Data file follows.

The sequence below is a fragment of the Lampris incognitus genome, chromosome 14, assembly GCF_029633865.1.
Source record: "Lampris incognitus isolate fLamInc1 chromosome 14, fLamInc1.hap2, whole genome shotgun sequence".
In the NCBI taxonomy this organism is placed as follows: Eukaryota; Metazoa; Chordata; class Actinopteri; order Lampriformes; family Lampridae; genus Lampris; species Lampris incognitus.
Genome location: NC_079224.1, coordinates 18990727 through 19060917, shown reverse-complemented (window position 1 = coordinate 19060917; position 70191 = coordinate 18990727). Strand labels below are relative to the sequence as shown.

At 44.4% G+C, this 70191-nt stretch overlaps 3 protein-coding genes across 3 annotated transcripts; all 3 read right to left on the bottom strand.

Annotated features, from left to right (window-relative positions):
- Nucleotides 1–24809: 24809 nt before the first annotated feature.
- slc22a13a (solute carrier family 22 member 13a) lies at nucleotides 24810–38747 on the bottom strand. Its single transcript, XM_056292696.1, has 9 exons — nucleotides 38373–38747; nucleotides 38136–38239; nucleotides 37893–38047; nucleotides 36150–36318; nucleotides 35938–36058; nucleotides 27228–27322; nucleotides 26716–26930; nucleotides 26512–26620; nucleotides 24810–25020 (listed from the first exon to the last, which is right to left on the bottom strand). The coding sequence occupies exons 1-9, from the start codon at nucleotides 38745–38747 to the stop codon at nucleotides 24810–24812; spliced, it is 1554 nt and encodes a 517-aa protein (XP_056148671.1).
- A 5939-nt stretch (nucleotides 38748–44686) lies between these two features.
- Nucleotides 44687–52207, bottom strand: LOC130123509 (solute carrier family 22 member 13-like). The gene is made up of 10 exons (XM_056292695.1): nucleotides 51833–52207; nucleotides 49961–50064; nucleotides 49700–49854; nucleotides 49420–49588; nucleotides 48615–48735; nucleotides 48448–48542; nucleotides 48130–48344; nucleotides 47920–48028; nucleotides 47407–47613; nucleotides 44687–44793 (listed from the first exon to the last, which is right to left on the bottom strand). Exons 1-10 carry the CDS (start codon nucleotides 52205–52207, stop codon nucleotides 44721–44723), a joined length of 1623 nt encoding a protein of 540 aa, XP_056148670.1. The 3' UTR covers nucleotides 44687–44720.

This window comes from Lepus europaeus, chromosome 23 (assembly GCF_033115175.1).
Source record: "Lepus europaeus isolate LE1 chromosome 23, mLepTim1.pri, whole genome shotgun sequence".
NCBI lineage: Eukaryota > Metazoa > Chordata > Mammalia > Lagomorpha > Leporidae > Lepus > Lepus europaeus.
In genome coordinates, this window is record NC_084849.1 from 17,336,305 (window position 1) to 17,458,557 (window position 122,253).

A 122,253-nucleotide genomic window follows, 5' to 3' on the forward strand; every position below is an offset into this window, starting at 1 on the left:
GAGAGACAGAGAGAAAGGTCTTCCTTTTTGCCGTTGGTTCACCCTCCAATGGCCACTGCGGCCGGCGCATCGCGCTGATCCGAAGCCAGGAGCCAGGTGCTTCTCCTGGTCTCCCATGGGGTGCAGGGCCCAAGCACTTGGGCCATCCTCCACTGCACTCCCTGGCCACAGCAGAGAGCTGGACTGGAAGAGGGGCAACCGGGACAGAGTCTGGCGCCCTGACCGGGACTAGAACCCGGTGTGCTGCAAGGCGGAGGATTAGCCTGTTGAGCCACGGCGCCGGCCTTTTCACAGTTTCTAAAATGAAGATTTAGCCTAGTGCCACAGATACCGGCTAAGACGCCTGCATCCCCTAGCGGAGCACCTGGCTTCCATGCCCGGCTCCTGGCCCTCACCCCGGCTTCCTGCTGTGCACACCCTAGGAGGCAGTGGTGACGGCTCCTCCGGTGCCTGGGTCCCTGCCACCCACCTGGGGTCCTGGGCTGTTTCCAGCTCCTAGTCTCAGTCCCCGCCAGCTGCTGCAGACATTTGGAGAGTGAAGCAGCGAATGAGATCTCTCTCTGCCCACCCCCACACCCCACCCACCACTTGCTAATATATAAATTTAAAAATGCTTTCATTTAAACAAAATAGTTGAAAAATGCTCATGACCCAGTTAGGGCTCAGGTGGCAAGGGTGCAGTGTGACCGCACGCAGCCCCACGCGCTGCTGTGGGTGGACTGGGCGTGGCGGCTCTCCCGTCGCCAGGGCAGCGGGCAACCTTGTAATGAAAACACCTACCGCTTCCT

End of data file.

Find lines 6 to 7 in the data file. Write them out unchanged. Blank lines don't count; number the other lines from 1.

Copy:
Annotated features, from left to right (window-relative positions):
- Nucleotides 1–24809: 24809 nt before the first annotated feature.